Once drilled I finished the holes with a dremel stone bit that happens to be just about perfect as a countersink.

Now I can select multiple angles for the links to get the amount of "link toe" that I want.  The link toe seems to help the car be more planted. UF1 MIDWEST inaugural champion Rick Vessel says this is due to controlling the roll steer inherent in link cars.  Remember that changing the link positions will probably require resetting the "football" pivot.

Note difference in angle in the links !!  Also Tamiya F104V2/RM01 links fit perfectly if you need them in a pinch, or if you want to try their hard carbon version.

While we're at it, you may also want to address the 3mm nuts used on the football pivot.  I am a Dremelin' fool, so I knocked the flanges off 2 serrated 3mm nuts and used those to secure the pivot without rounding out the plastic on the pivot.  Another suggestion is to use a 3mm tap on the nyloc nuts that come with the car so they will hold your setting but not round out the pivot when you need to make adjustments.

Another nice adjustment is the ability to move the shock forward and back on the top deck.  There are 3 holes, though one seems to be designated for the antenna tube.  I don't use an antenna tube, so it's open for shock attachment.  Moving the shock forward will put more weight on the nose end of the car for more steering.  I did have to use a Tamiya long shock end to reach the longest setting however

As far as the front end, you should look at Howard Lo's RCTECH post on the 190mm front end modification.  It has all the changes you need to make to get the front end where it should be on Pit tires. Be aware that the screws should be through the INSIDE holes on the graphite plate, and the OUTSIDE holes on the aluminum cams on the arms!

There are a couple other things as well:
I drilled out the front half of the tension adjustment hole for the lower suspension ball.  This allows a little finer adjustment on the tension by having one side of the arm free. The lower suspension ball is plastic and it is my one gripe with the car.  I had to do some hand finishing and sanding to get the ball free in the arm, and I still was not really pleased with the result.  A little teflon powder helped to free it up but the ball either needs to be metal or the plastic needs to be improved.  An aluminum ball would be perfect here.

.Here you can see I dremeled a slot in the ball retainer to make it easier to thread in and adjust with a flat blade screwdriver.

In lieu of using shims under the steering knuckle, I used a 3mm screw as a droop screw for on the fly adjustment at the track.  Note that you should set the length of the lower kingpins the same on both sides before setting the droop screws.  The easiest way to do this is with a caliper measuring the length of the kingpin past the lower ball.  Mine is at 5.5mm between ball and the lip of the kingpin.

That's most of the car.  I'll elaborate on inital setup in my next post on performance.  Please do note that the spur gear that comes with the car is actually really important.  It has 18 balls, and I think helps contribute to a very smooth but slip free diff.  The extra balls help with a good lock up without too much tension, which is huge on rubber tires.....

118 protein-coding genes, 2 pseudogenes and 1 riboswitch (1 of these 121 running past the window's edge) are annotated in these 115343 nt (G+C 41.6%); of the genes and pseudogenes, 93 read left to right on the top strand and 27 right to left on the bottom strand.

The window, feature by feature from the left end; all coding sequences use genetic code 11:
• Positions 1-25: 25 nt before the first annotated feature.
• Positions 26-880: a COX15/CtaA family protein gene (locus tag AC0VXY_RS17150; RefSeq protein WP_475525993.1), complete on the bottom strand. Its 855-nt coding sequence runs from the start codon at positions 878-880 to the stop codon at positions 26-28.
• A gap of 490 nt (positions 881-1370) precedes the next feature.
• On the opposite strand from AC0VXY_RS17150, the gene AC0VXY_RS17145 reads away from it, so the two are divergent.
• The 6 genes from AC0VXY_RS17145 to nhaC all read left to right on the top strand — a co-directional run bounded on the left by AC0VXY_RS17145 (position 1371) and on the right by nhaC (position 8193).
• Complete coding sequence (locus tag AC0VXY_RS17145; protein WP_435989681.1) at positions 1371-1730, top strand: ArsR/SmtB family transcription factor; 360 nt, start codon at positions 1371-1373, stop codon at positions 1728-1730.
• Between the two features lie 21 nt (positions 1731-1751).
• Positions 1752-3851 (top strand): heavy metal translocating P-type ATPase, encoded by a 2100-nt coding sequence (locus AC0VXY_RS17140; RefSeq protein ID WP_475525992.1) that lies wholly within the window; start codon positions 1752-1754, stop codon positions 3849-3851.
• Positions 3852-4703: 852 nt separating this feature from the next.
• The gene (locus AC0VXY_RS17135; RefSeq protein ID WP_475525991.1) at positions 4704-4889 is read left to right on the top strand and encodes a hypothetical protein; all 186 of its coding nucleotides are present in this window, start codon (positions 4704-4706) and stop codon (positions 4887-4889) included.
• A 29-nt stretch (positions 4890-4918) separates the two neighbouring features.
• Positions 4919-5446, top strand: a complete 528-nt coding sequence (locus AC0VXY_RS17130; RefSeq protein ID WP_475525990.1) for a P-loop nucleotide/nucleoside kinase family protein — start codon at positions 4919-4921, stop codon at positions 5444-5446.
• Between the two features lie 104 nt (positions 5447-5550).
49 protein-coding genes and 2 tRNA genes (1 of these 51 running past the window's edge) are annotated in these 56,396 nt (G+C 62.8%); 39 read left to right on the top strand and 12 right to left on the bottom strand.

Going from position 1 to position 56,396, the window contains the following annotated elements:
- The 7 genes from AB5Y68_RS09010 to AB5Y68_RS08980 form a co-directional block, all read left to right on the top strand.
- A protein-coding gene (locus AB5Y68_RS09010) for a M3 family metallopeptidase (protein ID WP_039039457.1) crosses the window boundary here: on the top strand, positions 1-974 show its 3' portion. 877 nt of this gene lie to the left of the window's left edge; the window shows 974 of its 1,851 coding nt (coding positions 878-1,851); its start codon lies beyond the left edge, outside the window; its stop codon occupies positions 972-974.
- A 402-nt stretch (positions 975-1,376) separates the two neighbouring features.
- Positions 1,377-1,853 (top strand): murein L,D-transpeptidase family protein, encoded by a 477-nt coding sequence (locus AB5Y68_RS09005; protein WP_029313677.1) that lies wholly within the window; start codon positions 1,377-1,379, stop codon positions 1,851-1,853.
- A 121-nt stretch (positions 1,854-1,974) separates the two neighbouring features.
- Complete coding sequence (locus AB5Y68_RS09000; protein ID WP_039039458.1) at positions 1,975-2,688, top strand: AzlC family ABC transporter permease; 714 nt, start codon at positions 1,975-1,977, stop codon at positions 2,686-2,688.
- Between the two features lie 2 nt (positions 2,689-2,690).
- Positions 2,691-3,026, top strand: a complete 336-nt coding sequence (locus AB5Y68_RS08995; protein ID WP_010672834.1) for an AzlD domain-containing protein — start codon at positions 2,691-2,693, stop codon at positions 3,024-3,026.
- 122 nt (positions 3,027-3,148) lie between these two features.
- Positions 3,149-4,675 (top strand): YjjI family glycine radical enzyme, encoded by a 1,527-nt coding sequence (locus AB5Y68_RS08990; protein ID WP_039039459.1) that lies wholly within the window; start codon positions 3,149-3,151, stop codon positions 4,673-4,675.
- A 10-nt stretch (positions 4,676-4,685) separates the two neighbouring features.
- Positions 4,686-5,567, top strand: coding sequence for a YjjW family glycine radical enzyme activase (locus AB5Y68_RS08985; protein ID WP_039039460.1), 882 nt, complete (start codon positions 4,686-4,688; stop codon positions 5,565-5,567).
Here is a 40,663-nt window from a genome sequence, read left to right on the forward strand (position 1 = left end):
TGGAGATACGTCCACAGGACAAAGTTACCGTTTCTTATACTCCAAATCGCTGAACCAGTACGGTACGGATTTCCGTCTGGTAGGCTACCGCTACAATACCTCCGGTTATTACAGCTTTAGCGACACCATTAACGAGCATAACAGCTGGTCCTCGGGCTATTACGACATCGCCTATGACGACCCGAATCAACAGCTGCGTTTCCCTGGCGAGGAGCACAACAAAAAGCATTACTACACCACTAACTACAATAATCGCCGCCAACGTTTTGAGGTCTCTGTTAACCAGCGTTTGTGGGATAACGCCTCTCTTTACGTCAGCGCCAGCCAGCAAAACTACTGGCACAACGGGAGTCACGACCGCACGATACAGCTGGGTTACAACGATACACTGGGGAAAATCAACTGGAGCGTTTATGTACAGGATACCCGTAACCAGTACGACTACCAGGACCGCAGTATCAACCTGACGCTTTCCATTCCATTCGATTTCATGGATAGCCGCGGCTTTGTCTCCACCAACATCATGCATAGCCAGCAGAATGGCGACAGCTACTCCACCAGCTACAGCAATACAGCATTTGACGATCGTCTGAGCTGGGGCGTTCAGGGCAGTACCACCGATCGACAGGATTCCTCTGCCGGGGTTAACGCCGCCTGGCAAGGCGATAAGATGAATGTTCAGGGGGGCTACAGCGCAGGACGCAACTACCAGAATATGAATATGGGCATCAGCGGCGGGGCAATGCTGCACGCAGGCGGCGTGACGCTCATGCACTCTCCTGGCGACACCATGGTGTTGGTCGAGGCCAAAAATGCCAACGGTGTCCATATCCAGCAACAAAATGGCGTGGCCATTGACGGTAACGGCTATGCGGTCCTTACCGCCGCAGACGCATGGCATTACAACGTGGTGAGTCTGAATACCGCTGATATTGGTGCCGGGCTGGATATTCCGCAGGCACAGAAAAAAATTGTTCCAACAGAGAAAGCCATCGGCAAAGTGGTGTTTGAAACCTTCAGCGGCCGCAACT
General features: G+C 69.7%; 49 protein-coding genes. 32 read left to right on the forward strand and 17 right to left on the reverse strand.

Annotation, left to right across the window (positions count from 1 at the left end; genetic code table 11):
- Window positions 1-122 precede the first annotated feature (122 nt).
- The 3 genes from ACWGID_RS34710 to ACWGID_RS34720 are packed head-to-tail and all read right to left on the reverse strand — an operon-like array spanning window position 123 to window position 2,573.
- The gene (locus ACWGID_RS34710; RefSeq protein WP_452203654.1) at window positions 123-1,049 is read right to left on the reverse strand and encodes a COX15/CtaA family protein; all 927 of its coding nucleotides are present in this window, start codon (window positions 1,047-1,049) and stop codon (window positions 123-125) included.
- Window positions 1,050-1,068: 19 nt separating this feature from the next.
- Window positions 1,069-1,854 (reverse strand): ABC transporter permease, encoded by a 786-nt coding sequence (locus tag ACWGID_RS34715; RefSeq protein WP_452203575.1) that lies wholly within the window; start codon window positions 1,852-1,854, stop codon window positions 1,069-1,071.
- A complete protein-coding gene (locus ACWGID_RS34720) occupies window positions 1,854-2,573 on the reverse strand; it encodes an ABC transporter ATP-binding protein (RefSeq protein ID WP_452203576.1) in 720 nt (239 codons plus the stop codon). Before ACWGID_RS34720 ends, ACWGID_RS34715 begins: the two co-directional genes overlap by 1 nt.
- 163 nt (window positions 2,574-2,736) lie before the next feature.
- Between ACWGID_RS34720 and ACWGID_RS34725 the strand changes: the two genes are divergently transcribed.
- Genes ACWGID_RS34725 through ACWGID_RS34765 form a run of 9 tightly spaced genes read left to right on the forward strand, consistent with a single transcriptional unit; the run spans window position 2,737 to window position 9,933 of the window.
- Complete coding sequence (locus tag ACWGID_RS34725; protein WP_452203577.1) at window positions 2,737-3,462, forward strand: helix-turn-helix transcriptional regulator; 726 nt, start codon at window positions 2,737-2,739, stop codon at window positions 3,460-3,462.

Monday, July 1, 2013

Fred Medel of Tamiya USA on the TRF101

Fred posted on Rctech on the new TRF101 and what it does differently on the track:

"Hello All,

I decided to take the TRF101 for a spin. I built one off the shelf to see how I can best share the differences between both platforms.

As most of you may know I have A LOT of time on the V2. About 6 weeks ago I was in Japan talking to the designer of the car. In case anyone wondered it's Kiyo Suzuki. He's the same fellow that travels the world with Marc Rheinard developing the TRF touring cars. The man knows his stuff when designing cars in case you wondered.

In short Kiyo and Satoshi Maezumi told me the new front end changes the way the front end responds to your steering input. Basically, you'll notice it feels more neutral compared to the standard front end. Having driven a million laps with my V2 around the Tamiya track I can confirm that is indeed the case. The V2 is a stable car. However, the 180 hairpin turn after the sweeper has always frustrated me as the V2 wants to continue to turn. You have to be careful after the 180 to keep the car straight to make the inner sweeper. In the past I've tried to fix this with dual rate on the radio and with tire choice and sauce application tricks. With the TRF101 the car enters the turn with immense stability and there is no sign of the car wanting to continue to turn after applying throttle after the 180. It's just that stable. I believe this is the case because you now have a solid front end like the F103 on top of having the side links further apart. With the F104 link front end you have more movement going on with the front end, which makes for some unwanted movement. I didn't think this was an issue before, but it seems like the solid front end cures sensitivity and over-steering. Also, loosening the front screws on the carbon mellows the car out even more. If you think the front carbon piece doesn't move if you loosen it think again. There's a ton of movement. It's a great tuning option. I would suggest making sure the whole is big enough so the screw moves freely with the carbon top piece. Also, Kiyo informed me that I should experiment with using O-rings instead of the steel washers in the middle of the front end. This will make for a softer and dampened front end.

In short...I put two packs throw the car with my V2 starting point set up. It can only get better once I begin to play with more things. For one, the stock instructions have the TRF shock built with too much droop. Surprisingly, the car remained stable at the Tamiya "Kink" even with that much pod droop. Typically, you have to set the V2 with little pod droop to keep the car stable though the kink. Not so with the 101 so it seems, but more testing is needed.